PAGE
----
Ascension, the internationally important artwork, dedicated to the Special Air Service in Hereford Cathedral will be on show to the public for the first time on Saturday, April 8th.
The public opening of the spectacular installation comes after seven months of preparation work inside the cathedral, managed and supervised by Treasure & Son, the 274 year-old specialist building contractors based in Ludlow, Shropshire.
The Dean of Hereford, the Very Reverend Michael Tavinor, said, "Ascension is as breathtaking and spectacular as John (artist John Maine) promised it would be. It is a marvellous addition to the beautiful artwork in this historic cathedral and I know it will draw visitors from all over the world, who will – like us - look on in wonder at this extraordinary symbol of the link between Hereford and the SAS."
As the public see Ascension for the first time, the cathedral will celebrate with a day of ’bulbs and broderers’. After the first hourly prayers of the day, including the SAS Regimental Collect at 11am, local embroiderers will exhibit their work, there will be children’s activities and free highlight tours of the cathedral while the gardening team will give guided tours of the spring planting in the cloisters. The artist, John Maine will also be in the cathedral with The Story behind Ascension. The day will conclude with Choral Evensong. A formal dedication will be held later in the year.
Designed by the Royal Academy sculptor, John Maine, the magnificent sculpture and stained glass window will be a modern focus for reflection, pilgrimage and worship in the 1,300 year-old Cathedral, which houses the world-famous Mappa Mundi and Chained Library.
Ascension has been two years in the making, with the nine metre-high installation comprising 3,000 pieces of European glass in 40 different colours. The parallax glazing, which creates breathtaking movement and depth to the window, was assembled by the architectural glass specialists, Derix, in their studios near Wiesbaden, Germany. It took the three specialists from Derix just four days to install the glass at the cathedral.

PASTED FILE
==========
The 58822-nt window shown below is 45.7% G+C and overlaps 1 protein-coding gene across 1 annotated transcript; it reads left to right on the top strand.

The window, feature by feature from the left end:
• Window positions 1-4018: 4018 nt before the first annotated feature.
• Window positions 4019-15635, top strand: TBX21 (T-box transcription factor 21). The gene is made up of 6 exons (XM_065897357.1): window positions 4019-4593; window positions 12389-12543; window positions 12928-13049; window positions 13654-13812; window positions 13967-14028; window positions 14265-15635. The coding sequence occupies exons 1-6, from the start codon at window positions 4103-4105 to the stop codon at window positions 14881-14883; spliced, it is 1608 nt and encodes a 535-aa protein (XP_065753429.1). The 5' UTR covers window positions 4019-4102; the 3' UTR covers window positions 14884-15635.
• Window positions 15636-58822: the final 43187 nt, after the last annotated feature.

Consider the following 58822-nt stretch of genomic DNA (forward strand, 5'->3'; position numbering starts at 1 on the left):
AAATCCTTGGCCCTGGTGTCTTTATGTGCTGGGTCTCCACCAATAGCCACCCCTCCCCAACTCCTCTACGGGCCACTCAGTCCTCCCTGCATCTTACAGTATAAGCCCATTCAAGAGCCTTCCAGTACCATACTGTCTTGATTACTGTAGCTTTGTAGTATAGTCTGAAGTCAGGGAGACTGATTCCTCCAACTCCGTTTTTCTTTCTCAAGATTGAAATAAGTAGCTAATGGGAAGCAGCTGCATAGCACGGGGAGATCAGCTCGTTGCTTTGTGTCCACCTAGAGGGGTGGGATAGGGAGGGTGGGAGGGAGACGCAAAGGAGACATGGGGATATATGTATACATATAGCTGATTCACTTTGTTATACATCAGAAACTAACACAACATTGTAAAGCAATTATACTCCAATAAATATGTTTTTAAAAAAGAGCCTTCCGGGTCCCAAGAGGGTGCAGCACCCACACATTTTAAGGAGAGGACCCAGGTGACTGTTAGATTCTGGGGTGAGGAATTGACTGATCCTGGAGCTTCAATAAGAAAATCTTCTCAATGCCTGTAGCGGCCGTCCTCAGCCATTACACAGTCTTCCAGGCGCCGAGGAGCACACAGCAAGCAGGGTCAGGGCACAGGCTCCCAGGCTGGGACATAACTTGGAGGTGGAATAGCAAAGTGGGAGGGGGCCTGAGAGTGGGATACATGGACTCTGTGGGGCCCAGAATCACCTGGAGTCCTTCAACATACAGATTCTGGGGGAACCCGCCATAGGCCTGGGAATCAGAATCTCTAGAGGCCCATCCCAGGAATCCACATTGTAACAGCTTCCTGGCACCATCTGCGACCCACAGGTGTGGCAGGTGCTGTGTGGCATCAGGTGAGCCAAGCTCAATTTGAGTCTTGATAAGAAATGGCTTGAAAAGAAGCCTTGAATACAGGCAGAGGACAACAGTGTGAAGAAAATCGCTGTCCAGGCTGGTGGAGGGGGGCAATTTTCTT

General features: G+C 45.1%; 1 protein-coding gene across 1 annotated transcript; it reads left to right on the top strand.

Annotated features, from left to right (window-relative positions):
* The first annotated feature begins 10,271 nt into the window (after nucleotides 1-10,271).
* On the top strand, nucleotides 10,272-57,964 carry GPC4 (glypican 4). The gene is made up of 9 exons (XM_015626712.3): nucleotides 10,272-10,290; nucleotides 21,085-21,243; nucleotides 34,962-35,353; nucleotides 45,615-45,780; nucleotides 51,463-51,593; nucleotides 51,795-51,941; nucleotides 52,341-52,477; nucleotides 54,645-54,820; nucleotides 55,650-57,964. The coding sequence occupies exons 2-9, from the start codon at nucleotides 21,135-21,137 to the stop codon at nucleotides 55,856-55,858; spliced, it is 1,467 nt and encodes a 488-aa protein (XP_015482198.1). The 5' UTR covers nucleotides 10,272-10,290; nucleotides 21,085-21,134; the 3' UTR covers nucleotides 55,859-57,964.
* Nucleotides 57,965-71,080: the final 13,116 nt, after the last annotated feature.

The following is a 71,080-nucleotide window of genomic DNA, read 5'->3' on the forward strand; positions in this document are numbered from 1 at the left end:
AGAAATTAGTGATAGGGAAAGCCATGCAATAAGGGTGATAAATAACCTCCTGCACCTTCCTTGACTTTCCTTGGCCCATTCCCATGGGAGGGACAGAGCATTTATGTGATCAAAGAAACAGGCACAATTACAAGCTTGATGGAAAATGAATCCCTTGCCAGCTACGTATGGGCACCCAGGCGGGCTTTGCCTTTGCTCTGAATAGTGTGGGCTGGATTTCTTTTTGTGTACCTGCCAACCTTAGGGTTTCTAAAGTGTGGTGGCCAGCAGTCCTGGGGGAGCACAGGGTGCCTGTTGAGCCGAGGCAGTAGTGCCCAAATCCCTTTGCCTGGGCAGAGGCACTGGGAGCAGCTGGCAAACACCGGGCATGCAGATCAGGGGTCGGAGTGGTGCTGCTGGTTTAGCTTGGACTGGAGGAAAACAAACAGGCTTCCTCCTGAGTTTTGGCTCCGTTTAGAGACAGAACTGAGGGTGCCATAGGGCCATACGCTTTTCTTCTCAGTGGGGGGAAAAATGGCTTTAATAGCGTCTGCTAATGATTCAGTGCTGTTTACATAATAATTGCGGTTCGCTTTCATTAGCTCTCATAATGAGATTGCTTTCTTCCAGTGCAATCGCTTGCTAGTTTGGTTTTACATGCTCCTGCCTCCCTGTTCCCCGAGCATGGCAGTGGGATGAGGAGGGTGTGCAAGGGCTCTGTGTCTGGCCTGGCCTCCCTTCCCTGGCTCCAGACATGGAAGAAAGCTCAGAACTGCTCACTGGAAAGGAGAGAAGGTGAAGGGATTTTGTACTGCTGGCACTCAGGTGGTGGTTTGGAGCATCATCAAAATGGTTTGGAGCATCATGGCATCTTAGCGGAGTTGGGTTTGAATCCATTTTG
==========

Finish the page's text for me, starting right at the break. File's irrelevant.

Three of the stones forming the monument are from Scotland. The base or pediment is Dolomite, from near Stirling and the large sandstone recumbent comes from Clashach, near Elgin. The inscription Special Air Service is hand-cut in a block of Caithness slate by the distinguished letter cutter, Nicholas Sloan, who lives in Somerset.
The ledger stones at the foot of the monument are black marble, from a mine near Mons in Belgium. The SAS badge is the work of Perthshire carver, Gillian Forbes. She has also cut the line of poetry Always a little further – from the poem The Golden Road to Samarkand by James Elroy Flecker and used by the SAS since the 1960s - in this very hard Belgian material.
The beautiful blue apse is carved from a kind of granite known as syenite. The block originated in Brazil but John Maine carved the work in China, assisted by a team of masons and polishers. It has been transported to the UK by sea, via the Suez Canal, Gibraltar, Rotterdam and Grangemouth. The final journey for all the stones has been by road from the Fyfe Glenrock stone yard near Aberdeen.
The artist, John Maine said, ‘‘Ascension’ has been a creative challenge for me, combining glass and stone on a huge scale. It has opened up a whole new world of possibilities.
“The process has been stimulating from the outset, first responding to the architecture while strengthening the connection between the cathedral and the SAS. Now the installation brings the diverse parts of the work together as a whole. I am delighted to see the glass in its final setting, framed by magnificent tracery with the sky beyond.
“The colours are animated by all manner of light conditions and the window also projects colour within the cathedral. I trust that the monumental stonework at eye level will become a place for reflection and renewal, leading upwards through the expanse of the window.”
Colonel Rupert Prichard, President of the SAS Regimental Association, said, “Ascension is a stunning piece of art, here for us all to ponder and appreciate and in a place that is very, very special to the SAS. This is the living memorial that we wanted – timeless, uncluttered and totally captivating. We will each see and think what we want, when we want, how we want. The analogy to a continental wayside shrine is very apt. It is nicely understated in its excellence but wonderfully powerful in its meaning - and with a good dash of mystery. The Regiment in its art form perhaps?”
Members of the public can still be a part of Ascension by making donations via the SAS Regimental Association or Hereford Cathedral. Details of how to donate are at www.sasmemorial.co.uk and www.herefordcathedral.org/SASmemorial